|کد مقاله||کد نشریه||سال انتشار||مقاله انگلیسی||ترجمه فارسی||نسخه تمام متن|
|4539874||1626667||2013||7 صفحه PDF||سفارش دهید||دانلود رایگان|
• Stress response in Anthemis maritima plants from different coastal habitats.
• Higher stomatal density, leaf thickness, succulence index in more stressed plants.
• Phenols and ascorbate: main antioxidants in response to coastal constraints.
• A. maritima may be a useful model to understand plasticity of adaptive mechanisms.
Anthemis maritima, a plant which has the ability to colonise different stressful coastal environments, sand dunes and rocky cliff ecosystems, exhibits a high degree of leaf trait plasticity. The key parameters are the regulation of stomatal density and size, the succulence index and the specific antioxidant response. With the aim to explore plant plasticity, we analysed various morphological and physiological traits of the leaves of A. maritima populations dwelling in three different coastal areas of Italy. The highest values of stomatal density, leaf thickness, and succulence index were found in plants living in a sub-arid climate, on rocky cliffs, with the highest soil pH and salinity. Although this population exhibited the highest concentration of oxygen reactive species (hydrogen peroxide), it also had the lowest value of lipid peroxidation, an indicator of oxidative stress. Ascorbate was the main protective molecule in this population, while phenols appeared to carry out this role in plants living on soils with the lowest salinity and highest annual rainfall.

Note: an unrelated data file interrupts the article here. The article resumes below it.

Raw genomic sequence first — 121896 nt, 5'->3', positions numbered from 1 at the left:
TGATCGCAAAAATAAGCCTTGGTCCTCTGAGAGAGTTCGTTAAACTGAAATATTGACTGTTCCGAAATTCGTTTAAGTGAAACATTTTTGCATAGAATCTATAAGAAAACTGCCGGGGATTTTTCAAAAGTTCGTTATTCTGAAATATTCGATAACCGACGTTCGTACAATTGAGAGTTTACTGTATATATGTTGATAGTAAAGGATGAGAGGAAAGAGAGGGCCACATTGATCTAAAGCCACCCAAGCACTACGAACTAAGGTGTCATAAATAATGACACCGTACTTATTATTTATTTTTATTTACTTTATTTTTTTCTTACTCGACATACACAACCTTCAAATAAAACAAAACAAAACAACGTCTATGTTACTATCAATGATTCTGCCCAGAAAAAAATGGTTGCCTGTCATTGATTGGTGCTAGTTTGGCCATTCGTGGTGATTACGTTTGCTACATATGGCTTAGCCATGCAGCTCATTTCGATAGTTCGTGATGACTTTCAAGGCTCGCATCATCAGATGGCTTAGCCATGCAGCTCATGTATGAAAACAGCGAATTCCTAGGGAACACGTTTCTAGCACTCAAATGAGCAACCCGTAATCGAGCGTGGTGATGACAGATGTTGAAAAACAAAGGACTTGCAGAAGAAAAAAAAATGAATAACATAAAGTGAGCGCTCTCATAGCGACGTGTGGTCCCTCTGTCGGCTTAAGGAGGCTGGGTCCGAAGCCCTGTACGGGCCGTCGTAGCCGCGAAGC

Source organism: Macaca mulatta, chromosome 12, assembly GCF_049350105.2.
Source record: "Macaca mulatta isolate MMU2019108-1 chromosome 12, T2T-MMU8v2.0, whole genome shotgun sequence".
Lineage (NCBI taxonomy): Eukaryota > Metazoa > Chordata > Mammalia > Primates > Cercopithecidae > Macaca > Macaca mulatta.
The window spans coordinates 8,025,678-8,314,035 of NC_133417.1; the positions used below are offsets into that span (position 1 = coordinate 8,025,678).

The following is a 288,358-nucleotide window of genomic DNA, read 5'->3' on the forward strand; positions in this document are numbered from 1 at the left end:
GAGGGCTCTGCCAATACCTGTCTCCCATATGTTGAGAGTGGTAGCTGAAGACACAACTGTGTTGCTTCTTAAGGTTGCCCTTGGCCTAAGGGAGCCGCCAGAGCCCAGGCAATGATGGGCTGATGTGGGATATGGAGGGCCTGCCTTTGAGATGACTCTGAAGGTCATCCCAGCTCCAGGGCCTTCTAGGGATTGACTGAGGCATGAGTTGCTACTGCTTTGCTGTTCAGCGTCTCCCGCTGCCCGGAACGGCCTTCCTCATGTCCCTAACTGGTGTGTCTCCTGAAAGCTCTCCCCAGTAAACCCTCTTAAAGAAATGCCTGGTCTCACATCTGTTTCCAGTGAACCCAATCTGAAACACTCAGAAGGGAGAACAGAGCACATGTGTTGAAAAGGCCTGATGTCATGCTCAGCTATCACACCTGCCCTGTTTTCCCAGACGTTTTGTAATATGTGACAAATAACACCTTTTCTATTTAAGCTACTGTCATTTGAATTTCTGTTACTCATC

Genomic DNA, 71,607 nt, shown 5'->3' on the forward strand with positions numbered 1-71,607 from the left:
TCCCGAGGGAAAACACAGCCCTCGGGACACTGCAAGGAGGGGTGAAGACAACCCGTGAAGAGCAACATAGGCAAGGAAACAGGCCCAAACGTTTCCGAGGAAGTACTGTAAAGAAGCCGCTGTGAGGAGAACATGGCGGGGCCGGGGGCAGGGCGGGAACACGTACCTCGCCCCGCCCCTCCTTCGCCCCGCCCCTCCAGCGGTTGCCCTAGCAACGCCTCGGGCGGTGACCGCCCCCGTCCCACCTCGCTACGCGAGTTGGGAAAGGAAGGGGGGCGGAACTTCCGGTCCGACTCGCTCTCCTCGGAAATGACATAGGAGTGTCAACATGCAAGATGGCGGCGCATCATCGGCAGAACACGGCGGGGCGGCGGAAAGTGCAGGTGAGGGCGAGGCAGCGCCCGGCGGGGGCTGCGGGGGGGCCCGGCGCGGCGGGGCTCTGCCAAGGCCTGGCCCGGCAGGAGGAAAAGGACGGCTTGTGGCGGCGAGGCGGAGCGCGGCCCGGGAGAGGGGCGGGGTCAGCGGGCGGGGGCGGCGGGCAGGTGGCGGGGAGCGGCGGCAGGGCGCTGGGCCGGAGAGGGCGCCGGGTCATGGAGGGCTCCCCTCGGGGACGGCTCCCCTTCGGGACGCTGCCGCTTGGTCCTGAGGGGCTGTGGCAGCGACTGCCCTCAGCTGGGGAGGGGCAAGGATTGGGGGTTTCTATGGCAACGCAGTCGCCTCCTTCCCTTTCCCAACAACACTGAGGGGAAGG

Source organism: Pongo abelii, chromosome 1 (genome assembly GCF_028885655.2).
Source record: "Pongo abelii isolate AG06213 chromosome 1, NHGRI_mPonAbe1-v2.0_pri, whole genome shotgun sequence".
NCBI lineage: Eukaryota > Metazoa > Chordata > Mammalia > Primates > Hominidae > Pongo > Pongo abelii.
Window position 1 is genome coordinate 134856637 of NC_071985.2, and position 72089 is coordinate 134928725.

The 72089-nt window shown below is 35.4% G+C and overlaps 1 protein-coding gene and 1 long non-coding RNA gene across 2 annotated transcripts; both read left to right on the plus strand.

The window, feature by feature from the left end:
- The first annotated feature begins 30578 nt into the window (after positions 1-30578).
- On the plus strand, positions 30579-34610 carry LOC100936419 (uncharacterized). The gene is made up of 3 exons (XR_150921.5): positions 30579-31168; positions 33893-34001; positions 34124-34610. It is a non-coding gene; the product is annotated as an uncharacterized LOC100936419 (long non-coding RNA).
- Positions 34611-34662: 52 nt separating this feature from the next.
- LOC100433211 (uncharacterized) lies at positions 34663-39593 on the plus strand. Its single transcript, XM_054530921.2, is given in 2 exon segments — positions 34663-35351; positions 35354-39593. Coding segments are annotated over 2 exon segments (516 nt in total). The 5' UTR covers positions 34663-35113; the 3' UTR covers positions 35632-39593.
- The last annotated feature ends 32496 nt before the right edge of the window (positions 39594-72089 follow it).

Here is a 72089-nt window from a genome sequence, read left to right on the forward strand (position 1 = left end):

Journal: Estuarine, Coastal and Shelf Science - Volume 129, 1 September 2013, Pages 105–111